Investment in British Water quality

The UK water companies, though heavily regulated, are investing in a water network that will provide customers with a highly competitive quality product. Tania Coates reports

Drought warnings, hose pipe bans: another typical summer in Britain renowned for a temperate climate? John Prescott reminded water companies at the first anniversary of the Water Summit in 1998, water efficiency isn’t just for droughts. Since then Hampshire installs water meters at individual properties on a trial basis and pipes are restored free of charge.

For the last ten years, since privatisation of the UK water companies in 1989, there has been continued investment in the distribution of water. The water companies have reduced leakage as a priority by which the water distribution network has been improved.

CONTROL OF LEAKAGE

Thames Water, dividing its network into districts, has reduced leakage by 50% over the past four years. Flow and pressure meters have been installed with an integrated telemetry system by positioning pressure control valves on the boundary of the districts. As there is an exponential relationship between pressure and leakage, accurate analysis of consumption can be recorded.

Field bus is an important industrial network in the water industry as open standards allow access to useful data, and provide a high level of functionality. However, implementing a field bus protocol, such as LonWorks, has not been easy at Thames Water, where it is not the technology which is inappropriate but the way in which it is integrated into the system. According to Reynolds, “The control philosophy is completely different and with a record for standardisation [at Thames Water] the change would be costly and inefficient.”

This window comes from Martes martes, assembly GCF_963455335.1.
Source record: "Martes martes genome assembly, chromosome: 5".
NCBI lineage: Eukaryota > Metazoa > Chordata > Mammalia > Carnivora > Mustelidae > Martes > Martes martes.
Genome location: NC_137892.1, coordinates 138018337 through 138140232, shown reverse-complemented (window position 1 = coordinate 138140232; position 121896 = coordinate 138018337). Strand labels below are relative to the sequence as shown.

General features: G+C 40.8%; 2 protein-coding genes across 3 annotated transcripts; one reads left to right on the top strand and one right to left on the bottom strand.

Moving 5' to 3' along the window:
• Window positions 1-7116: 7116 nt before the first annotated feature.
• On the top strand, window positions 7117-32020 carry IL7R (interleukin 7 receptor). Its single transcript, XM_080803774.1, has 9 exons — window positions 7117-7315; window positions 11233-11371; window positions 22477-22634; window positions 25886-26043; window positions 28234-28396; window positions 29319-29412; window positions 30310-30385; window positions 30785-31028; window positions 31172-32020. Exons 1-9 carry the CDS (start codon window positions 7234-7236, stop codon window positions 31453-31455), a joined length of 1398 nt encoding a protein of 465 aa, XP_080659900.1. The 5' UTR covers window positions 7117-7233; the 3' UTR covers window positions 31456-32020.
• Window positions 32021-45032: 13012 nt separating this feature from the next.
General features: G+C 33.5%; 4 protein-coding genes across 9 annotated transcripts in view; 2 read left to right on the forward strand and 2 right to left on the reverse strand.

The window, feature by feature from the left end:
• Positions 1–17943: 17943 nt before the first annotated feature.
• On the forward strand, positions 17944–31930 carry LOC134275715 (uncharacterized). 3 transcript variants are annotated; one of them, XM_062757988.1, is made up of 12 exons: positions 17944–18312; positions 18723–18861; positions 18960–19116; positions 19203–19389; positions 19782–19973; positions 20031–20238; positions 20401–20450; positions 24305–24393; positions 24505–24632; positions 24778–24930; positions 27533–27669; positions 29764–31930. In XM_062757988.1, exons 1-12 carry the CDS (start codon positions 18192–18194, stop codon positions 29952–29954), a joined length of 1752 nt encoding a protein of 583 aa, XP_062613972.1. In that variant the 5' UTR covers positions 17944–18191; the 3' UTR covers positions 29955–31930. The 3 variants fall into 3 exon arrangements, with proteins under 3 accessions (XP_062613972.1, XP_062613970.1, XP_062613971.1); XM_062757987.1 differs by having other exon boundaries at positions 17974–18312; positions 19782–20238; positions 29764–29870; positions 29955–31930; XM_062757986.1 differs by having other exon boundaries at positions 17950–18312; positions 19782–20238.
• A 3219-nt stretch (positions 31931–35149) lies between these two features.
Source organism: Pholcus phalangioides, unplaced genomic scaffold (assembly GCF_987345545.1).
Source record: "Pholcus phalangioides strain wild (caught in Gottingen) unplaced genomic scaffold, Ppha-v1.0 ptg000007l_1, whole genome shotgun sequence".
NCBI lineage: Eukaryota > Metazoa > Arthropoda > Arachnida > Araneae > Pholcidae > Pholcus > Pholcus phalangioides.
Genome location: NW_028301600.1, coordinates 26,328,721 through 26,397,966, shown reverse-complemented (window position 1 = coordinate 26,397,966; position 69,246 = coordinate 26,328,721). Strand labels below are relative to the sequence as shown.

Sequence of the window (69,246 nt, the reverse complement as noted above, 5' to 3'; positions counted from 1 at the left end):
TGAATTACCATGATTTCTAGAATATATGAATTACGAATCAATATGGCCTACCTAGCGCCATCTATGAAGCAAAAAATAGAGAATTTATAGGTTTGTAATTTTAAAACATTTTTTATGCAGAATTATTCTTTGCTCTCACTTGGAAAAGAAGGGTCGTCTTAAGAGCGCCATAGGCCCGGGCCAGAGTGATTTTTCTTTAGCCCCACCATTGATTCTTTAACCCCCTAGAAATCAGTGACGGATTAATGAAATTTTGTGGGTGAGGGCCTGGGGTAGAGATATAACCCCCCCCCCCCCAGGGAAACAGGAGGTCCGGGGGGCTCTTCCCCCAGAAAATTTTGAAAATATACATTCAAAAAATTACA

At Essex and Suffolk waste water treatment works an open control system has reduced maintenance costs. Norman Gould, project manager explained: “Operating the works prior to the rebuild was labour intensive – the new design incorporates high levels of automation.” Auma Matic Profibus motor controls were fitted to existing actuators which are employed for flow control and isolation and are connected to various parts of the treatment process under the control of a PLC. The modular design of Auma’s actuators enabled existing actuators to be retrofitted with Auma Matic Profibus motor controls. The conversion to the Profibus open standard was installed effectively as the control system is compatible with the existing system.

It is evident that the water companies are spending money on an improved distribution network where investment has more than doubled since the early 1980s. Additionally, Cardiff Waste Water Treatment Works has installed inflow and outflow valves controlled by the Auma Matic Profibus.

AN EVOLVING INDUSTRY

Perhaps the driving force behind tighter control systems is the increase for metering water and the quality of water delivered to customers. The water companies have also been encouraged to be competitive amongst themselves. Reynolds commented that this is not something that they are endorsing. However, Thames Water is nonchalant: “The industry is exciting and evolving with lots of opportunities, with greater pressure from increased competition between companies,” said Reynolds.

In the near future, the water industry may become a highly competitive market, as large UK companies view North America as an untapped resource due to the fact that the US water industry is fragmented. The UK companies could have a lot to offer in terms of experience in control and instrumentation from an organised platform.